The Sixers have become unfortunate experts when it came to injuries to draft picks.
Joel Embiid, who sat out two seasons with a wonky navicular bone, and Ben Simmons, who missed a season with a Jones fracture, became All-Stars.
After being selected No. 1 overall in 2017, it appeared Markelle Fultz was just the next in line.
Unfortunately, there won’t be a happy ending for Fultz — at least not with the Sixers. The Markelle Fultz era is over, and what a not so long, strange trip it’s been.
Fultz’s trade to Orlando Thursday ends one of the strangest sagas in professional sports.
What could have been
Fultz played in just 33 games for the Sixers, and after a year and a half of shoulder issues and shooting woes, the Sixers parted ways with the 20-year-old guard.
While the Sixers were right to move on after making an all-in move for forward Tobias Harris early Wednesday morning, there’s a certain sadness to all of this.
Rip Bryan Colangelo all you want — many have, and deservedly so — but Fultz looked like the real deal coming out of Washington. He was silky smooth with the ability to take people off the dribble, make plays for others and the jumper was there. Not only was it there, it came any way you wanted it — off the bounce, off screens, catch and shoot, you name it.
When Colangelo made the move to acquire the No. 1 overall pick, trading the No. 3 overall pick and the Kings’ unprotected pick in 2019, it made sense. Fultz’s skill set as a shooter and scorer seemed to fit perfectly next to Embiid and Simmons.
But none of that ever came to fruition.
What came first: The changed shot or the injury?
We’re always going to have this chicken or the egg discussion about Fultz altering his shot and his shoulder injury. In any case, Fultz grabbed national headlines for the awkwardness of his new form — especially from the free throw line.
Thus began the true weirdness and drama. Why did Fultz change his shot? Who told him to change his shot? Even when he came back to the Sixers after missing 68 games during his rookie season, he had no interest in shooting the ball outside of 10 feet. When he did, it wasn’t pretty.
At times, it was hard to watch. This was a 19-year-old kid with all the promise in the world, touted as such a can’t-miss prospect … and he was missing. There were flashes. He became the first teenager in NBA history to record a triple-double and you could see the talent he possessed.
While he struggled to get off the bench in the playoffs, there was renewed hope for the next season. Fultz worked with trainer Drew Hanlen in an effort to fix his shot. Fultz was clearly putting the work in and Hanlen hyped up his progress.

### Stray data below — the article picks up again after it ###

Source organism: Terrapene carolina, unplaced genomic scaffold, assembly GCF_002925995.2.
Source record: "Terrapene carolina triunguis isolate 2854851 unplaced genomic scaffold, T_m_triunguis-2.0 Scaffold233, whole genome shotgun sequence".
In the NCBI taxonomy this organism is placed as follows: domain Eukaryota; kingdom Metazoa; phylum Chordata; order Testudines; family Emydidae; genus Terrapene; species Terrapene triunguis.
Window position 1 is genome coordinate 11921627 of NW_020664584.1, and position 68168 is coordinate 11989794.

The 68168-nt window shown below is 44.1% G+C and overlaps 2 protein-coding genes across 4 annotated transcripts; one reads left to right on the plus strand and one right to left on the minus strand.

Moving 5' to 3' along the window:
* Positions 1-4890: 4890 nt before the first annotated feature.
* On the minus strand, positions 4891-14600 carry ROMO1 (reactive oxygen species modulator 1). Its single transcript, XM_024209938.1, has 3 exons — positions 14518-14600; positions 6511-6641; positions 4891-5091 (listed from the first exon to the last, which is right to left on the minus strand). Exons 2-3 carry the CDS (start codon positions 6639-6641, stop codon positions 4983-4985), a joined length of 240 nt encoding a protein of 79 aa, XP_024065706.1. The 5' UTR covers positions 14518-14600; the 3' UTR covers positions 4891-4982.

Fresh start as a starter
To start the season, Fultz did look different. He had a different energy, a new hairstyle, a new starting role and, most importantly, he looked confident shooting a basketball. He shot five threes in the preseason. He only made one, but the confidence was there.
Then during the Sixers’ home opener vs. Chicago, Fultz rose up and nailed his first NBA three. The crowd erupted — and not that’s hyperbole. It was like a playoff-game level eruption when the shot splashed. Fultz wound up shooting 30 percent from three before he simply stopped taking them after an 0-for-2 performance against Toronto.
If the three against the Bulls was the high point, then the pump-fake free throw against the Heat was possibly the lowest. It was one of the oddest things you’ll ever see on a basketball court. Fultz would later claim that the ball slipped, but that didn’t appear to be the case. As a basketball fan — and really a human being — your heart sank for the kid. Everything about that game felt secondary as the focus shifted to Fultz the day before Jimmy Butler was set to make his Sixers debut.
Fultz denied being hurt, giving a cliché line about nobody being 100 percent when pressed. Then after a game against the Suns where Fultz was relegated to third on the depth chart behind T.J. McConnell, Fultz’s agent put out a statement that his client would be seeking out the opinions of shoulder specialists.
Everything before that and everything following it was bizarre. Fultz was eventually diagnosed with thoracic outlet syndrome and that game against Phoenix wound up being his last as a Sixer.
What's best for everyone
We’re left with so many questions. The one many people will come back to is whether the shoulder injury was legitimate or if Fultz’s struggles were all mental. Honestly, it’s not worth going there. If there is something going on with Fultz beyond TOS, that’s Fultz’s business and is way bigger than basketball.
Fultz will leave behind the strangest of legacies in Philadelphia, leaving us all wondering what could have been. He’ll always wear the bust label for the Sixers and it’s going to take a lot of work to shed it with the Magic.
The hope is a fresh start will do the Sixers and Fultz good. The Sixers can focus on their championship aspirations.
Fultz can focus on getting healthy first and then worry about resurrecting his career.
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